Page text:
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Calorie restriction hysteretically primes aging Saccharomyces cerevisiae toward more effective oxidative metabolism.

Tahara EB, Cunha FM, Basso TO, Della Bianca BE, Gombert AK, Kowaltowski AJ - PLoS ONE (2013)

Bottom Line: Here, we measured wild-type and respiratory incompetent (ρ(0)) S. cerevisiae biomass formation, pH, oxygen and glucose consumption, and the evolution of ethanol, glycerol, acetate, pyruvate and succinate levels during the course of 28 days of chronological aging, aiming to identify metabolic changes responsible for the effects of CR.Instead, we found that CR primed the cells for earlier, faster and more efficient metabolism of respiratory substrates, especially ethanol.Since lifespan-enhancing effects of CR are absent in respiratory incompetent ρ(0) cells, we propose that the hysteretic effect of glucose limitation on oxidative metabolism is central toward chronological lifespan extension by CR in this yeast.

View Article: PubMed Central - PubMed

Affiliation: Departamento de Bioquímica, Instituto de Química, Universidade de São Paulo, São Paulo, São Paulo, Brazil.

ABSTRACT
Calorie restriction (CR) is an intervention known to extend the lifespan of a wide variety of organisms. In S. cerevisiae, chronological lifespan is prolonged by decreasing glucose availability in the culture media, a model for CR. The mechanism has been proposed to involve an increase in the oxidative (versus fermentative) metabolism of glucose. Here, we measured wild-type and respiratory incompetent (ρ(0)) S. cerevisiae biomass formation, pH, oxygen and glucose consumption, and the evolution of ethanol, glycerol, acetate, pyruvate and succinate levels during the course of 28 days of chronological aging, aiming to identify metabolic changes responsible for the effects of CR. The concomitant and quantitative measurements allowed for calculations of conversion factors between different pairs of substrates and products, maximum specific substrate consumption and product formation rates and maximum specific growth rates. Interestingly, we found that the limitation of glucose availability in CR S. cerevisiae cultures hysteretically increases oxygen consumption rates many hours after the complete exhaustion of glucose from the media. Surprisingly, glucose-to-ethanol conversion and cellular growth supported by glucose were not quantitatively altered by CR. Instead, we found that CR primed the cells for earlier, faster and more efficient metabolism of respiratory substrates, especially ethanol. Since lifespan-enhancing effects of CR are absent in respiratory incompetent ρ(0) cells, we propose that the hysteretic effect of glucose limitation on oxidative metabolism is central toward chronological lifespan extension by CR in this yeast.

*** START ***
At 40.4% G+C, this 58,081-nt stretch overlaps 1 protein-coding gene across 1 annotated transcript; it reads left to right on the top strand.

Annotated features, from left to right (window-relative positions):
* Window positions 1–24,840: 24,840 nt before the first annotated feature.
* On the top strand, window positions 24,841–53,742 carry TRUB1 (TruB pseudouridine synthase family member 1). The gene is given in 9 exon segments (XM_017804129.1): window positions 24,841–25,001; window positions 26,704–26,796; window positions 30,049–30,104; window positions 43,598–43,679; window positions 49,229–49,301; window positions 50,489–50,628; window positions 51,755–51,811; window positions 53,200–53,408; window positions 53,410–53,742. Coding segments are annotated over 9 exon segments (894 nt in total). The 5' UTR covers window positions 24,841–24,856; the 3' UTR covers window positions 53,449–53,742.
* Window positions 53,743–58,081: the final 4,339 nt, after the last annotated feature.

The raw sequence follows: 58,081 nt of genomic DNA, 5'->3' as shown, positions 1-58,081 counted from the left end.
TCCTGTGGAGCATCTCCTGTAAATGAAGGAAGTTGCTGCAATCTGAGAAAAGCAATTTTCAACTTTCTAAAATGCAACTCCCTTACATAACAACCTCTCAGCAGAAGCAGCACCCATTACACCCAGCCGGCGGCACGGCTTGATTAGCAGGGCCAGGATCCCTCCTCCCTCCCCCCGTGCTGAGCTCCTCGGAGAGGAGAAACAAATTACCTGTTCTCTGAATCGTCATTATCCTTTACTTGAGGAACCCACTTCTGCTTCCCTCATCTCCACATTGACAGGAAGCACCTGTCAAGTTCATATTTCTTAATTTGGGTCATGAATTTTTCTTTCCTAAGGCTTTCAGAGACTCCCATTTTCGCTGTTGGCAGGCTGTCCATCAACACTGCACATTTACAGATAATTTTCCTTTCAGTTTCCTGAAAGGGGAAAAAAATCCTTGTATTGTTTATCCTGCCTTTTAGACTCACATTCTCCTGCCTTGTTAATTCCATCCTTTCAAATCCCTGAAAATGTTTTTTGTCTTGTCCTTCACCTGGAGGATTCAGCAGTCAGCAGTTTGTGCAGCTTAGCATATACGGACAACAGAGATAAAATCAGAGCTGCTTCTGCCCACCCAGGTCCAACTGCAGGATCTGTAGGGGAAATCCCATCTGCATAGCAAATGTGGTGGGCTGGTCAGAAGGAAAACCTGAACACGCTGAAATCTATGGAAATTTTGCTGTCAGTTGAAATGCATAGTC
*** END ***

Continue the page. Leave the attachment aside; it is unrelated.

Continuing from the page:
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Maximum specific generation of ethanol/glycerol, specific growth rate in ethanol/glycerol, maximum specific consumption of ethanol/glycerol and ethanol/glycerol-to-cell conversion factors.Maximum specific generation of ethanol/glycerol (rfEtOH+Glymax, Panel A), specific growth rate in ethanol/glycerol (μEtOH+Glymax, Panel B), maximum specific consumption of ethanol/glycerol (rcEtOH+Glymax, Panel C) and ethanol/glycerol-to-cells conversion factors (YXEtOH+ Glymax, Panel D) were calculated as described in Materials and Methods. Panel A: *p <0.05 vs. 2.0%; +p < 0.05 vs. WT (unpaired Student's t test).